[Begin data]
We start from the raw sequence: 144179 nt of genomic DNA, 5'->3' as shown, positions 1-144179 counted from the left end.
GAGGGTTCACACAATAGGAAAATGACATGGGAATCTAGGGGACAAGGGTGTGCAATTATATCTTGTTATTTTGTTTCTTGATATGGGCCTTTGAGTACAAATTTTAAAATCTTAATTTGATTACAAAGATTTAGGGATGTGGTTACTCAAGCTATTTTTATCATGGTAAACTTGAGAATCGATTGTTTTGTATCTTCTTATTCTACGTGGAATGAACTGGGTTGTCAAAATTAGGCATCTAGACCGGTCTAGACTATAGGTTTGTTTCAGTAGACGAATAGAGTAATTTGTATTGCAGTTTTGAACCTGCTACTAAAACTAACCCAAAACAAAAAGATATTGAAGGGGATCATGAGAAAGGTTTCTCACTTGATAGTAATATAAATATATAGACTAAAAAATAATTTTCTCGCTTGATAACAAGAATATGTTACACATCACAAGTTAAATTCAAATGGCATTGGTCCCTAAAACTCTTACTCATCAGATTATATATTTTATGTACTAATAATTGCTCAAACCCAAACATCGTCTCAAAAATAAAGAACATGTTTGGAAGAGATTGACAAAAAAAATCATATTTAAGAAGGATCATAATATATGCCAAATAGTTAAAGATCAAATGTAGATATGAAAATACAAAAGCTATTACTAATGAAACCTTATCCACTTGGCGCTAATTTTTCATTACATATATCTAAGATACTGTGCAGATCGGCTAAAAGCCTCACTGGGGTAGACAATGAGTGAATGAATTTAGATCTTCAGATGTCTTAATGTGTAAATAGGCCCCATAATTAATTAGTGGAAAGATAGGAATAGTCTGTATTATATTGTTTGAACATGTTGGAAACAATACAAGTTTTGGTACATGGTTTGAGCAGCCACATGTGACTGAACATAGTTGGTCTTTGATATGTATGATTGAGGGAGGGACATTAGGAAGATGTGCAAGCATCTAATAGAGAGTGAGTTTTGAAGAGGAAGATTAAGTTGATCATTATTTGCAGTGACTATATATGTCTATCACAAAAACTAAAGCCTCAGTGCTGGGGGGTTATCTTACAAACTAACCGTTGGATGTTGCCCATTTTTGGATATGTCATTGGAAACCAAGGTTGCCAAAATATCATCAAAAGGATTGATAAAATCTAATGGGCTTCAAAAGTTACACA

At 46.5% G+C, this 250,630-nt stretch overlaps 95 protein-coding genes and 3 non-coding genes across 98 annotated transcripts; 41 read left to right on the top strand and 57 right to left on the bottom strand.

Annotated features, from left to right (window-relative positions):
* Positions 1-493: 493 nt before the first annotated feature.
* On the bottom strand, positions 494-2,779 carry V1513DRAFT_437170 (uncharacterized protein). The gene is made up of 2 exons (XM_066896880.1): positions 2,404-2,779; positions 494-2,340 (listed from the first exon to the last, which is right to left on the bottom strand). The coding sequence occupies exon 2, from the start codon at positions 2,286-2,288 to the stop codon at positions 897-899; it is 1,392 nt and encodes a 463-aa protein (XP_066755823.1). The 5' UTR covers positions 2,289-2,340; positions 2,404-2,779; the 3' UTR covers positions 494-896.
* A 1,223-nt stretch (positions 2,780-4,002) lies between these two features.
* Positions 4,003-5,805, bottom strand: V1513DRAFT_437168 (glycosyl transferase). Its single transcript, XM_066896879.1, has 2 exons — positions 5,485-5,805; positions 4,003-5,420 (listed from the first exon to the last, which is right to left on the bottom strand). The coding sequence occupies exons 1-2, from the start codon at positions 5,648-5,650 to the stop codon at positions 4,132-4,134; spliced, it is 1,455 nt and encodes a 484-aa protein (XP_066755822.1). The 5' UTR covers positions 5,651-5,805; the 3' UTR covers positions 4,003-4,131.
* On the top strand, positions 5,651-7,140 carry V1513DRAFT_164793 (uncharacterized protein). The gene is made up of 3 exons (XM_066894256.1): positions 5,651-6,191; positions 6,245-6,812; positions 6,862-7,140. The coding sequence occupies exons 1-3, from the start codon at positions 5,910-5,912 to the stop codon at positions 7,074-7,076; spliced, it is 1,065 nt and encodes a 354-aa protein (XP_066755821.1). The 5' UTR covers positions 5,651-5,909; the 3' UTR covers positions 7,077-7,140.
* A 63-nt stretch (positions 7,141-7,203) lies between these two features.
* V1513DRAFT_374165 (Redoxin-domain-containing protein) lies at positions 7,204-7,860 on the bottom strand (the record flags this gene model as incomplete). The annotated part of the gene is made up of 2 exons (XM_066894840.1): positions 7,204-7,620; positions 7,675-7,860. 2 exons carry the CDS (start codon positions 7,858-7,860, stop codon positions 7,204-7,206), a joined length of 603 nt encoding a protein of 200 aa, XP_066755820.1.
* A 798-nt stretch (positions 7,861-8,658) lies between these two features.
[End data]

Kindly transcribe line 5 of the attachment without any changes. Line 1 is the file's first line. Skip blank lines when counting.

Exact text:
* Positions 1-493: 493 nt before the first annotated feature.